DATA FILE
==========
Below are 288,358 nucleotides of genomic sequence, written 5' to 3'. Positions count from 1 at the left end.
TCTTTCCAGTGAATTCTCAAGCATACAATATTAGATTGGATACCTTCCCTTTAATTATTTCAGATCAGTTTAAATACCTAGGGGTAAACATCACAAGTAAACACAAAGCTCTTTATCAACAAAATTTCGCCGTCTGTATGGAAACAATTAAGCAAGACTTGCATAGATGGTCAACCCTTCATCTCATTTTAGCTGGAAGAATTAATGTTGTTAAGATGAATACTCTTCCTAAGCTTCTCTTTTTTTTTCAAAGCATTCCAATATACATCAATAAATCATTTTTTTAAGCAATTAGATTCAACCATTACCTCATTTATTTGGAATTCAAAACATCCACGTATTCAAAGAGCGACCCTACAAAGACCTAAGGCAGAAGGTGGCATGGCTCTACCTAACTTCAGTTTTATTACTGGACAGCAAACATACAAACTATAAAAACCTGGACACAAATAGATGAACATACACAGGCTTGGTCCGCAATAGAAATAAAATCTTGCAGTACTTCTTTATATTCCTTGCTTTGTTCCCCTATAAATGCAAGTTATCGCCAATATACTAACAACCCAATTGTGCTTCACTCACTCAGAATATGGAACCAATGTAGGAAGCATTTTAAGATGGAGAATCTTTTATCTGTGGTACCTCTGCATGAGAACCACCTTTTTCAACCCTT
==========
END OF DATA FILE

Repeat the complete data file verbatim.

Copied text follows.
Below are 288,358 nucleotides of genomic sequence, written 5' to 3'. Positions count from 1 at the left end.
TCTTTCCAGTGAATTCTCAAGCATACAATATTAGATTGGATACCTTCCCTTTAATTATTTCAGATCAGTTTAAATACCTAGGGGTAAACATCACAAGTAAACACAAAGCTCTTTATCAACAAAATTTCGCCGTCTGTATGGAAACAATTAAGCAAGACTTGCATAGATGGTCAACCCTTCATCTCATTTTAGCTGGAAGAATTAATGTTGTTAAGATGAATACTCTTCCTAAGCTTCTCTTTTTTTTTCAAAGCATTCCAATATACATCAATAAATCATTTTTTTAAGCAATTAGATTCAACCATTACCTCATTTATTTGGAATTCAAAACATCCACGTATTCAAAGAGCGACCCTACAAAGACCTAAGGCAGAAGGTGGCATGGCTCTACCTAACTTCAGTTTTATTACTGGACAGCAAACATACAAACTATAAAAACCTGGACACAAATAGATGAACATACACAGGCTTGGTCCGCAATAGAAATAAAATCTTGCAGTACTTCTTTATATTCCTTGCTTTGTTCCCCTATAAATGCAAGTTATCGCCAATATACTAACAACCCAATTGTGCTTCACTCACTCAGAATATGGAACCAATGTAGGAAGCATTTTAAGATGGAGAATCTTTTATCTGTGGTACCTCTGCATGAGAACCACCTTTTTCAACCCTT